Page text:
Saudi public debt climbs back to 14% of GDP

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SHAFAQNA – Saudi Arabia’s ministry of finance announced a total public debt of 342.4 billion riyals ($91 billion) on Wednesday night, as the country adjusts its economy in line with cheap oil prices.

The government’s debt now stands at 14 percent of its annual gross domestic product (GDP) – currently around 2,300 billion riyals – as the government borrows more money to offset lower revenues from the sale of oil.

“Saudi has always signalled that it would issue debt in order to deal with the fallout from oil prices,” Jason Tuvey, an economist at Capital Economics, told The New Arab.

“They played it down in the boom years – with the debt to GDP ratio reaching 1.6 percent in 2014 – but now they’ve started to issue debt in order to finance their budget deficits.”

High oil prices over the last decade had increased Saudi government revenues, but economists are now projecting that oil prices will remain at around $50 a barrel – around half the price compared to two years ago.

This decreased government income has led to a budget shortfall of around 16 percent of GDP, which the government has had to patch up with increased borrowing.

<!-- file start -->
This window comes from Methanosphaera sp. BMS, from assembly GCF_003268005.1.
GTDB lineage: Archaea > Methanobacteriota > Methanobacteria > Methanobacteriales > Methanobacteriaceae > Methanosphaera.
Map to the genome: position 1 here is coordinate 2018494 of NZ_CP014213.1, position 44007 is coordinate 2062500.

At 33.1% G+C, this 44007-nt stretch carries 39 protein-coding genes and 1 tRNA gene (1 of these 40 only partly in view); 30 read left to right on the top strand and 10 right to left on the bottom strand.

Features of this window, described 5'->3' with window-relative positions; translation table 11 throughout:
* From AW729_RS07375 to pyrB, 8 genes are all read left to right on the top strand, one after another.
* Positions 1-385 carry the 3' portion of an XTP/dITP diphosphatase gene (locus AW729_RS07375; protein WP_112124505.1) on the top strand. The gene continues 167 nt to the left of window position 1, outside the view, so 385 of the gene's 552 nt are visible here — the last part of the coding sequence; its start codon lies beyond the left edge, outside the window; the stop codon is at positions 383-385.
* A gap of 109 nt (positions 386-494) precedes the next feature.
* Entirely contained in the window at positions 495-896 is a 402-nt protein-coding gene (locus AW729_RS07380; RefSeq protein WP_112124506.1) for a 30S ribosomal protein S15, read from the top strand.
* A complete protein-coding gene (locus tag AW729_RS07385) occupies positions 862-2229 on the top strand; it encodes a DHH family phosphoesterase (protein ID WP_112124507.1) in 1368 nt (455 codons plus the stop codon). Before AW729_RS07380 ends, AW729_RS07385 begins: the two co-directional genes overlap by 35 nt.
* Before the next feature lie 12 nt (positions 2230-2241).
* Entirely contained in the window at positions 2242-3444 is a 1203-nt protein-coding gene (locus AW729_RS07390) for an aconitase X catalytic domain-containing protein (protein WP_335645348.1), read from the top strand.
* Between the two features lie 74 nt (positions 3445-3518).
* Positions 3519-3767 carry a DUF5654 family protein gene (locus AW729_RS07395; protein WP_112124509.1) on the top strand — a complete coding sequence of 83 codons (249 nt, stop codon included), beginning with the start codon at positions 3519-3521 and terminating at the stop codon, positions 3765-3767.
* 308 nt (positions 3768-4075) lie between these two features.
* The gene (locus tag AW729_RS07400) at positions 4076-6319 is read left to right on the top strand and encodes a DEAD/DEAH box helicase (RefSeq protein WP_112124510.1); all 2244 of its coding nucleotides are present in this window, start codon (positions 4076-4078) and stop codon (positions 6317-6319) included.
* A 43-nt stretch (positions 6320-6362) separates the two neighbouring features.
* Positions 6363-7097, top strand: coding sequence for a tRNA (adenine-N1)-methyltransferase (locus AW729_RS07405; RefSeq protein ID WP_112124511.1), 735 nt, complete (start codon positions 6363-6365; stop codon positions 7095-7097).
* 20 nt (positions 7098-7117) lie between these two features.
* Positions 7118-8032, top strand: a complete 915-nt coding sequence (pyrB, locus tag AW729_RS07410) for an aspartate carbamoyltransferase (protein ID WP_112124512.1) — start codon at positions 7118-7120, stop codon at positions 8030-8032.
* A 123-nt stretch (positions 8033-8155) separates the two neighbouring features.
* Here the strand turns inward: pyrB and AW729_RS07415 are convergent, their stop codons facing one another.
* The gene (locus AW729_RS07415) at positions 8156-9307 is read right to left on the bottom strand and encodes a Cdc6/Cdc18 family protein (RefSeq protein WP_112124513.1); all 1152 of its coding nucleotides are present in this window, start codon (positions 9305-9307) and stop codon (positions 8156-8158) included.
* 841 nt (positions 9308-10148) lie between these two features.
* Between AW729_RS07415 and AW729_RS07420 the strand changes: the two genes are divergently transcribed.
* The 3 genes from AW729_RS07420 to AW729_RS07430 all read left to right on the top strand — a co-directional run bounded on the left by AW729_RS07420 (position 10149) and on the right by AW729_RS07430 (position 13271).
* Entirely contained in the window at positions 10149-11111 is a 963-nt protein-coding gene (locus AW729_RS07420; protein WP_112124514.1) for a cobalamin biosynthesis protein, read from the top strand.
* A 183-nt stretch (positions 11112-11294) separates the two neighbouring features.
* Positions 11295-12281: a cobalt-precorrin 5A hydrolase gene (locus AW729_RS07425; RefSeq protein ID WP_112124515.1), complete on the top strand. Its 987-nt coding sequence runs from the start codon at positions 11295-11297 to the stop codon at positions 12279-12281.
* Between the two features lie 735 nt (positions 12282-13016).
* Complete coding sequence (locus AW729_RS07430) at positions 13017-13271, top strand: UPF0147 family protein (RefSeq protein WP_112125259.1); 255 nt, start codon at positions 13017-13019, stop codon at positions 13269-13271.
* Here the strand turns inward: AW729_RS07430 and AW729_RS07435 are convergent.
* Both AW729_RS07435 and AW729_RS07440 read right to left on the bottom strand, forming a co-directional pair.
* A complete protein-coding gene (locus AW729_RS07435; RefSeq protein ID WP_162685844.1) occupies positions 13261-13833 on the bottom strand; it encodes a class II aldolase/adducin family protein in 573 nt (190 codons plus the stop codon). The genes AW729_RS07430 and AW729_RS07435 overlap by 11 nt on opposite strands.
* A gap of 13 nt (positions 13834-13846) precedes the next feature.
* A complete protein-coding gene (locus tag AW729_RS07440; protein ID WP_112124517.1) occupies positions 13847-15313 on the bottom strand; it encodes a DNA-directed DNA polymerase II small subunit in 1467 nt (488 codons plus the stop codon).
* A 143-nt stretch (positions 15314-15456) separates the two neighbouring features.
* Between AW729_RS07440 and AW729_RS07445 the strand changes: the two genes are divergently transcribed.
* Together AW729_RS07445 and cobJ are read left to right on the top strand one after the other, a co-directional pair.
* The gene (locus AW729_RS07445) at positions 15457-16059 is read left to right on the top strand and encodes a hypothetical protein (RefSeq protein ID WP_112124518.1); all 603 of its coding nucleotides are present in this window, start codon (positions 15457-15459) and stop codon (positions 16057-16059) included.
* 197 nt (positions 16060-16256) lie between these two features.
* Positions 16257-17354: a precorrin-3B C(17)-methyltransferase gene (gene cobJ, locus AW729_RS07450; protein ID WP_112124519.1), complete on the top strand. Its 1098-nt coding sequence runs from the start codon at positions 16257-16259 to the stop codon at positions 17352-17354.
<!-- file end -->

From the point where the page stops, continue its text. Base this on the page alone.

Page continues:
Another avenue of income has been to issue more treasury bonds, a means of financing government spending programmes.

According to Argaam, a Saudi economic analysis firm, treasury bonds have increased by around 89.5 billion riyals over 2016 and will continue to grow by approximately 2.7 billion riyals a month.

Saudi Arabia announced that it would cut oil production by 486,000 barrels per day at the official OPEC meeting in Vienna on Wednesday.

Riyadh has been trying to raise non-oil related revenues and decrease its dependency on oil, in line with its economic project “Saudi Vision 2030”.

A member of the Shura Council told reporters on Sunday that the country would begin a new nationalisation plan that would create a million new jobs and decrease imports in the country.

A large number of wage freezes have been seen across the country as ministers try to decrease a general economic dependence on the state.

It has been reported that around there are two times as many Saudis employed in the public sector as in private companies.

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